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Feb 26

Book Review Rosemary: The Hidden Kennedy Daughter

Rosemary

Title: Rosemary: The Hidden Kennedy Daughter

Author: Kate Clifford Larson

Genre: Non Fiction

Publisher: Houghton Mifflin Harcourt

Release Date: October 6, 2015

Pages: 320

Buy Links: Amazon/Barnes & Noble

Summary:

They were the most prominent American family of the twentieth century. The daughter they secreted away made all the difference.

Joe and Rose Kennedy’s strikingly beautiful daughter Rosemary attended exclusive schools, was presented as a debutante to the Queen of England, and traveled the world with her high-spirited sisters. And yet, Rosemary was intellectually disabled — a secret fiercely guarded by her powerful and glamorous family. 

 

Major new sources — Rose Kennedy’s diaries and correspondence, school and doctors’ letters, and exclusive family interviews — bring Rosemary alive as a girl adored but left far behind by her competitive siblings. Kate Larson reveals both the sensitive care Rose and Joe gave to Rosemary and then — as the family’s standing reached an apex — the often desperate and duplicitous arrangements the Kennedys made to keep her away from home as she became increasingly intractable in her early twenties. Finally, Larson illuminates Joe’s decision to have Rosemary lobotomized at age twenty-three, and the family’s complicity in keeping the secret.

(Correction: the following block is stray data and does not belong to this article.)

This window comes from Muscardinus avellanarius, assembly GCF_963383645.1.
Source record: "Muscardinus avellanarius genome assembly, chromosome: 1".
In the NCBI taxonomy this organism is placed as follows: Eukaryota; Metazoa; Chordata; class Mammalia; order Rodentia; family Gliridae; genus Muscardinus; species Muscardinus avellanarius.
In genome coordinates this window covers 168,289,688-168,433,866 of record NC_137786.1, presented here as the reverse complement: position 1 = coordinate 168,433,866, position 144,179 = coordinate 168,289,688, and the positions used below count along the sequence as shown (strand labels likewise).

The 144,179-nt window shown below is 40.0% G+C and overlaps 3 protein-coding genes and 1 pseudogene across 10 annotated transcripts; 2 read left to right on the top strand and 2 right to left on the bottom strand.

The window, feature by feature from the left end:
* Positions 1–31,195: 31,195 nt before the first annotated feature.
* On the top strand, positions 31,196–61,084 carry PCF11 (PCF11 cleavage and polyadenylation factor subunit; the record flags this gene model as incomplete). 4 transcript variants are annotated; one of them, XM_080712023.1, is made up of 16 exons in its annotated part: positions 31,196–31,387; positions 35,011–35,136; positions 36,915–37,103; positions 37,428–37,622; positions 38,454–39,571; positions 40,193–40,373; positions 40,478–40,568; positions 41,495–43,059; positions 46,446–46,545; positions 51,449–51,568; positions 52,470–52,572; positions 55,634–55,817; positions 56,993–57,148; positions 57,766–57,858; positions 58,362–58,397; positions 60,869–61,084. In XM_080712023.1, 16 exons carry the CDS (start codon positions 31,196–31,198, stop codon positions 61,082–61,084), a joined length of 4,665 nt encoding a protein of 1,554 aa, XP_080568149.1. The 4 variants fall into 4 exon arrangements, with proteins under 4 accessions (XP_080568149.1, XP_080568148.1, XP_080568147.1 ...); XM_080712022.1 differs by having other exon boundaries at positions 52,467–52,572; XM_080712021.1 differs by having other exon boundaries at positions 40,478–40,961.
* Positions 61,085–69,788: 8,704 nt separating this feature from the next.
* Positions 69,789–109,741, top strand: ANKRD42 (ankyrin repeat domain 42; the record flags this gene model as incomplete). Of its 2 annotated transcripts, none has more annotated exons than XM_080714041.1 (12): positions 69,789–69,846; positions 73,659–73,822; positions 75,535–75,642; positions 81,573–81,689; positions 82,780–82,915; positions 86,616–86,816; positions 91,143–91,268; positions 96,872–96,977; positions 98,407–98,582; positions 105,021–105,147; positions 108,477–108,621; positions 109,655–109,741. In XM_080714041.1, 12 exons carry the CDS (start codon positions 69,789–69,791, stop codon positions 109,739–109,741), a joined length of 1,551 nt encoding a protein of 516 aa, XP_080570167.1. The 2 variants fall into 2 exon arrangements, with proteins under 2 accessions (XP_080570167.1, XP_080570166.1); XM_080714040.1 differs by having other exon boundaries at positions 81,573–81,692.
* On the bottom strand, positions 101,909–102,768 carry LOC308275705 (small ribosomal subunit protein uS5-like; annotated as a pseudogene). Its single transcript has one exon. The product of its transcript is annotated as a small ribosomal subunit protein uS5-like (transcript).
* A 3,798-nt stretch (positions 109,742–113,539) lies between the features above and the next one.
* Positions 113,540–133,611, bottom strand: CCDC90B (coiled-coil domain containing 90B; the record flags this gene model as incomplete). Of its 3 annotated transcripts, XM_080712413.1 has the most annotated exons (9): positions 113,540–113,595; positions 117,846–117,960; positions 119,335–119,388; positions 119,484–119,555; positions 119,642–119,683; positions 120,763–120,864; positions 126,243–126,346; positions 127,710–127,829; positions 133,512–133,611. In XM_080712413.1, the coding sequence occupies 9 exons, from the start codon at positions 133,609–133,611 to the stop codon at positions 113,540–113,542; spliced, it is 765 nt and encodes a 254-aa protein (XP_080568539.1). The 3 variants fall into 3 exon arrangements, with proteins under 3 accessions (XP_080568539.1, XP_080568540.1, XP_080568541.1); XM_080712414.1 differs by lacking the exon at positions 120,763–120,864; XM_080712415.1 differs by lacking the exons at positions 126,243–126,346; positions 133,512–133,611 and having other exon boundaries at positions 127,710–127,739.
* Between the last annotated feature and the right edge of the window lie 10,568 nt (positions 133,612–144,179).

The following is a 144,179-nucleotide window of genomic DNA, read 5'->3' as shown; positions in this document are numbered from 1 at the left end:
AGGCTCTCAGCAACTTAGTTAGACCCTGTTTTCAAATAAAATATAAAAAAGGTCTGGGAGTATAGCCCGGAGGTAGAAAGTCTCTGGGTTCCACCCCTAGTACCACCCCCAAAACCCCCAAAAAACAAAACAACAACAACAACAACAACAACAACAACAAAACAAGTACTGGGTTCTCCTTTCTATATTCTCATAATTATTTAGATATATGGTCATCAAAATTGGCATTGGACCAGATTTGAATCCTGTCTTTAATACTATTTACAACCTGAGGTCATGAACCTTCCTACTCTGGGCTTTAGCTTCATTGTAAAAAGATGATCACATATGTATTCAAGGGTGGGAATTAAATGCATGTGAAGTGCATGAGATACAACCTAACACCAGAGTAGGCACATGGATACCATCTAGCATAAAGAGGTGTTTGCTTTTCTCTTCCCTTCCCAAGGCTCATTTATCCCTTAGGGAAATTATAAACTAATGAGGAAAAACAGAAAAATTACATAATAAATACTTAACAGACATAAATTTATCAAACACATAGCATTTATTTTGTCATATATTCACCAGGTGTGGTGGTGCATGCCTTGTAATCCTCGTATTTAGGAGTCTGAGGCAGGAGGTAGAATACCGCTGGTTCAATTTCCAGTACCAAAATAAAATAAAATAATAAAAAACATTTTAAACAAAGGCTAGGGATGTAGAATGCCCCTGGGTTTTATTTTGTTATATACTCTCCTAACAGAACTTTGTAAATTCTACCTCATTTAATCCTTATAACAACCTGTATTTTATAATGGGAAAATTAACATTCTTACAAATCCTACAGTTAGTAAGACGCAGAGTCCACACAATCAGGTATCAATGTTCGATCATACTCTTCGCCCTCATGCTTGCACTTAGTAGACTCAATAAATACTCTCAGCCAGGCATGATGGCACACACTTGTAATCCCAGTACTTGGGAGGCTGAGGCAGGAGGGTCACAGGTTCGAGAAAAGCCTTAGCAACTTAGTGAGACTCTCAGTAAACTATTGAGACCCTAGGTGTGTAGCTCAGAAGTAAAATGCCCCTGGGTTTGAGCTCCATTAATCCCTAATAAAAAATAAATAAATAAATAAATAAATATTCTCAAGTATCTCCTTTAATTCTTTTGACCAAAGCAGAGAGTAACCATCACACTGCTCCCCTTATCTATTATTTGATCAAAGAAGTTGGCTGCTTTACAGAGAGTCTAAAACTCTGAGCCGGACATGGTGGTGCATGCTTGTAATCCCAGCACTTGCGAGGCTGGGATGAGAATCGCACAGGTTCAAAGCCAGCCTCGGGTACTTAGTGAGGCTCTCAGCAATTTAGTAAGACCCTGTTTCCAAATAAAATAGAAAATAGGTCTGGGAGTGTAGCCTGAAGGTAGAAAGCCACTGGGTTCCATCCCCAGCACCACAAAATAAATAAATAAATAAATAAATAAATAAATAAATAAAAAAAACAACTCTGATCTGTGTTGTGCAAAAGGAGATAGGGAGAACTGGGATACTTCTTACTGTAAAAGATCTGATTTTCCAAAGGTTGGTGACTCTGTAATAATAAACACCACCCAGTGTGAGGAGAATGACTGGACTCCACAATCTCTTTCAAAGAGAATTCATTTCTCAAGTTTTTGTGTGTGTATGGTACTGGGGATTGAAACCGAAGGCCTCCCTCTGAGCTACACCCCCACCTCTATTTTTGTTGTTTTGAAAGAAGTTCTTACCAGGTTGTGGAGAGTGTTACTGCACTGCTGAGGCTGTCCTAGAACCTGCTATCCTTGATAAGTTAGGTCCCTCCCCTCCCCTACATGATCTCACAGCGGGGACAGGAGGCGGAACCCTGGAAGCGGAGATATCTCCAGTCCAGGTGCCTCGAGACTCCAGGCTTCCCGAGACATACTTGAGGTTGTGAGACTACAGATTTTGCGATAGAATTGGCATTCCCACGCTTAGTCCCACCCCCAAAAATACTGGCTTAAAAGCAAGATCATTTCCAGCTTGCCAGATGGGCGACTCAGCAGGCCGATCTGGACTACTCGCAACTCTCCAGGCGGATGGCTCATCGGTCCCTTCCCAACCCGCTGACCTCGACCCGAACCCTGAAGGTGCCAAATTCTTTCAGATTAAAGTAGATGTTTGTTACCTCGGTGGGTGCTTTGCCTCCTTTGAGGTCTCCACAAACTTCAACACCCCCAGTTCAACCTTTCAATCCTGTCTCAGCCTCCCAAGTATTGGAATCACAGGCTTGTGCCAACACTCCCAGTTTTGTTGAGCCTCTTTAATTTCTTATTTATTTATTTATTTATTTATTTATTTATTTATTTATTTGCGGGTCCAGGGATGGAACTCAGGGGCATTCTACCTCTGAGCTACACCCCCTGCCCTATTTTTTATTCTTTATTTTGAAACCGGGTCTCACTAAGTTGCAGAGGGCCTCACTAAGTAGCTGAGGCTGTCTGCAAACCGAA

Rosemary delivers a profoundly moving coda: JFK visited Rosemary for the first time while campaigning in the Midwest; she had been living isolated in a Wisconsin institution for nearly twenty years. Only then did the siblings understand what had happened to Rosemary and bring her home for loving family visits. It was a reckoning that inspired them to direct attention to the plight of the disabled, transforming the lives of millions.

My Thoughts: 

The Kennedy family has been a family that has been in the spotlight for a very long time as a political family. The family has also had a lot of tragedy.  I was interested in this book because like so many others I’m the Kennedy’s and their life.

The title of this book however is a bit misleading. Rosemary wasn’t fully hidden. People knew she existed. What they didn’t know was her full life story or where she was for a majority of her adult life. I think a better title would of be “The Secret Life of Rosemary Kennedy”.

Rosemary had intellectual delays stemming from errors in her home birth. When she was a child, they did not have all the laws, and medical intervention they do now for the intellectually delayed. The children were often institutionalized at an early age.

I am willing to give Rose and Joe the benefit of the doubt that they didn’t know any better back then. The way they raised Rosemary and took care of her care is appalling. I feel they did more damage handling things the way they did. Rose and Joe were more interested in how they looked to others than the full care of their daughter.

As her siblings became adults they all in their way helped to create the laws and organizations in place to day to help the intellectually delayed. I am glad that some good came out of the mistreatment Rosemary suffered. I can only imagine the hurt, confusion and anger she felt.
This is the type of book that stays with you and would be a great discussion book. I read this book in one day.

About the author

Gina

Hi, I’m Gina and owner of this blog. I'm married with numerous nieces and a nephews. I live in the Pittsburgh PA area. To work with me for a review for you, contact me at: libraryofreviews@gmail.com

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